SAN FRANCISCO—On Wednesday, August 10, a pro-Roe v. Wade advocate announced she is filing a civil rights lawsuit against the San Francisco Fire and Police Departments for allegedly injecting her with a substance against her will at a demonstration she was attending.   

On June 13, Kareim McKnight and her friend, Amanda Piasecki, were at Game 5 of the Warriors series against the Boston Celtics at Chase Center when they walked onto the main floor with a sign that read, “Overturn Roe? Hell No!” 

At some point, the two demonstrators were dragged off the stage by their feet out of the venue. 

The plaintiff claims that once they were outside officials threatened to sedate her. She was strapped to a gurney and wheeled towards an emergency vehicle. According to McKnight, the paramedic driving the vehicle did not ask her any medical questions and did not inform her what she was going to be injected with.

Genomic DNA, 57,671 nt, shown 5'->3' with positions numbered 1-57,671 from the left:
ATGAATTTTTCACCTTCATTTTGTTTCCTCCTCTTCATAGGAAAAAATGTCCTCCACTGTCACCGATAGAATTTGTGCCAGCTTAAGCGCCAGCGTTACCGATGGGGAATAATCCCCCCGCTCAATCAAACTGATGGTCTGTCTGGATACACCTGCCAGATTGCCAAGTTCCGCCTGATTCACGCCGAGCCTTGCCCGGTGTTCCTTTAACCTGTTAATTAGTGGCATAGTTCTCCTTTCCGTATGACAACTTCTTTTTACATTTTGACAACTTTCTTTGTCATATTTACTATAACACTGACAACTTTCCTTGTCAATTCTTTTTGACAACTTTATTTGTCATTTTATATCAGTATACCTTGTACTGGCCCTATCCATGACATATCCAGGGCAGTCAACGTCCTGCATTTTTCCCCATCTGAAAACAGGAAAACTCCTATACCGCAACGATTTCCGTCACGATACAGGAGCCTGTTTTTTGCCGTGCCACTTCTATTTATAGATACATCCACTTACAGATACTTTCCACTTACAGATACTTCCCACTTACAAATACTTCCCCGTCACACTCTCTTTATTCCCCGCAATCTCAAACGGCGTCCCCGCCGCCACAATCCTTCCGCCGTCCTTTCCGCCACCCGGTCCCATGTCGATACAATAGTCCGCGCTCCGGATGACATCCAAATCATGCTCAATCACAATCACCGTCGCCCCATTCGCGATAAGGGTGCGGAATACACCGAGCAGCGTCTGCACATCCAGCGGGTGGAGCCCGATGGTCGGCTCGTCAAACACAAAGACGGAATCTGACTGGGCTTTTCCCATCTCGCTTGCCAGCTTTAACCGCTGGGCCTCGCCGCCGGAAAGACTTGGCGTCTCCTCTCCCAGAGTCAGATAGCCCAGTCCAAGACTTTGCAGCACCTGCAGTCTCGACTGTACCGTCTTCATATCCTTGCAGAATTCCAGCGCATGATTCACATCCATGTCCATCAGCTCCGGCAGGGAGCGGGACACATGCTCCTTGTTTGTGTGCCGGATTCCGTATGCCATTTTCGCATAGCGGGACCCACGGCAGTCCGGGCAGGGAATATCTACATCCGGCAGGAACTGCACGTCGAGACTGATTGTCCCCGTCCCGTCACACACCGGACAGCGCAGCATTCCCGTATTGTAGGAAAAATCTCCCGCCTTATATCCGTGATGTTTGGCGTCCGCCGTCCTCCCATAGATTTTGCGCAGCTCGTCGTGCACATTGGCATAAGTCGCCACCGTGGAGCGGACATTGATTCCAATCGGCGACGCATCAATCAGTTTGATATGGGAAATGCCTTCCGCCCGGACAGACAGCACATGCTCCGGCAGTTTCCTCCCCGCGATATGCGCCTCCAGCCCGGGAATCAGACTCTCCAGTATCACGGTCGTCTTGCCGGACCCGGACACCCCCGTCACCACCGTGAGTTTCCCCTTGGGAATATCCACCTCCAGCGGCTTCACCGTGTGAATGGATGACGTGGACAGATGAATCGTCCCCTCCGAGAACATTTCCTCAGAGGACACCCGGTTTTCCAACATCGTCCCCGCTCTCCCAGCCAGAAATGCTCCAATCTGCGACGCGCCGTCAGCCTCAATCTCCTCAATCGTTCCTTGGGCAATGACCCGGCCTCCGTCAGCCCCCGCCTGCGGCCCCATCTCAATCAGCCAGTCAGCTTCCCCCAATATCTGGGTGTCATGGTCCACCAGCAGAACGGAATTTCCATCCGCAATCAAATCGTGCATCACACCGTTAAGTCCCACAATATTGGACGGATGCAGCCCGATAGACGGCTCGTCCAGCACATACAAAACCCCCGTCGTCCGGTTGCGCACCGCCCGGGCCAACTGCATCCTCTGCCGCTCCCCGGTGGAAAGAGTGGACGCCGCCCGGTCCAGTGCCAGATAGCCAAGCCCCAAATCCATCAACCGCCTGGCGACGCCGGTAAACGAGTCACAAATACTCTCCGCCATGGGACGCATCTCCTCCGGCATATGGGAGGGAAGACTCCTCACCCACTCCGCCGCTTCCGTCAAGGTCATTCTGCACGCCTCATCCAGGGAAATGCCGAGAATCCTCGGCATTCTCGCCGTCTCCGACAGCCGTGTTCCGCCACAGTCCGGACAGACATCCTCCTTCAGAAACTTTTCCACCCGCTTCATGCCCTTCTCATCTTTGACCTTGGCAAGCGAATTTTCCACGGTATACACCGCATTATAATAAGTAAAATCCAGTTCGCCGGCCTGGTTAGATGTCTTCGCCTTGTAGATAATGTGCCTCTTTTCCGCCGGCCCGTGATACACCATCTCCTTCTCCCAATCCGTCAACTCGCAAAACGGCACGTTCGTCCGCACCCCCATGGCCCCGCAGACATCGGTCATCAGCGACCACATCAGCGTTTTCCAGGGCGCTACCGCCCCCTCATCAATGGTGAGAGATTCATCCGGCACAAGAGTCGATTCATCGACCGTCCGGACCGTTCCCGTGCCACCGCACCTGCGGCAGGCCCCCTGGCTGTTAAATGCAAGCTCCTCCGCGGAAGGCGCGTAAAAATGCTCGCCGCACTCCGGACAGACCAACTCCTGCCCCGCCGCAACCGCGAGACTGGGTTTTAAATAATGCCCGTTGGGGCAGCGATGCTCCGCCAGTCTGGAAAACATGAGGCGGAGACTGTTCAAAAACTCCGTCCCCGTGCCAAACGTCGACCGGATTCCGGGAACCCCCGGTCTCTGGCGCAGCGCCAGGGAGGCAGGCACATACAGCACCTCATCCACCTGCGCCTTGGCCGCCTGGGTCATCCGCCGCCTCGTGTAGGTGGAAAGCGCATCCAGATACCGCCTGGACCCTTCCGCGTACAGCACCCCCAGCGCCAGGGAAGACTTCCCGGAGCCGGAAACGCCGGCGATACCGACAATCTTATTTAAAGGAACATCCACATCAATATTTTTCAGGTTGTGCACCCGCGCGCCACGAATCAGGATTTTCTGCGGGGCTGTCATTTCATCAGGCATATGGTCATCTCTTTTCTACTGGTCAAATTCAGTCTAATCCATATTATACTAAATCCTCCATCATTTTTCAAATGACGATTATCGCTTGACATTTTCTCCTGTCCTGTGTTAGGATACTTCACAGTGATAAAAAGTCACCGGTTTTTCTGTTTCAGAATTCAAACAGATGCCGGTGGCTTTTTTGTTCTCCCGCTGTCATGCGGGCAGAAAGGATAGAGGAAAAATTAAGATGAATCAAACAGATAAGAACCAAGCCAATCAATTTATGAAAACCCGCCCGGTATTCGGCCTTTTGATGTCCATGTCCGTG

After she was injected, she began to slur her words and started to feel dizzy. She was taken to a hospital and staff at that hospital supplied her with a document informing her of what she was injected with earlier. According to the report, the substance was 5 milligrams of a drug called Versed, a sedative often prescribed to reduce anxiety. The suit also described how she was in a distressed emotional state after having an altercation with the police. McKnight asserted that she was not under any emotional distress during her altercation with authorities.

McKnight recalls, “While I was on the ground, handcuffed in front of the emergency vehicle, one of the firefighters came with a needle towards me and I couldn’t believe what I was seeing and I flinched and I said, ‘No!’ what if I’m allergic, you can’t just inject me,'” she said. Her lawyer argues that the fire and police department violated McKnight’s Fourth Amendment which gives her a right to control her own body. 

There are instances where the police department allows for the use of the drug midazolam, a short-acting sedative sold under the brand name Versed, to be used on civilians. In cases where someone is severely agitated and poses a danger to themselves or others the drug can be administered under the direction of a police official.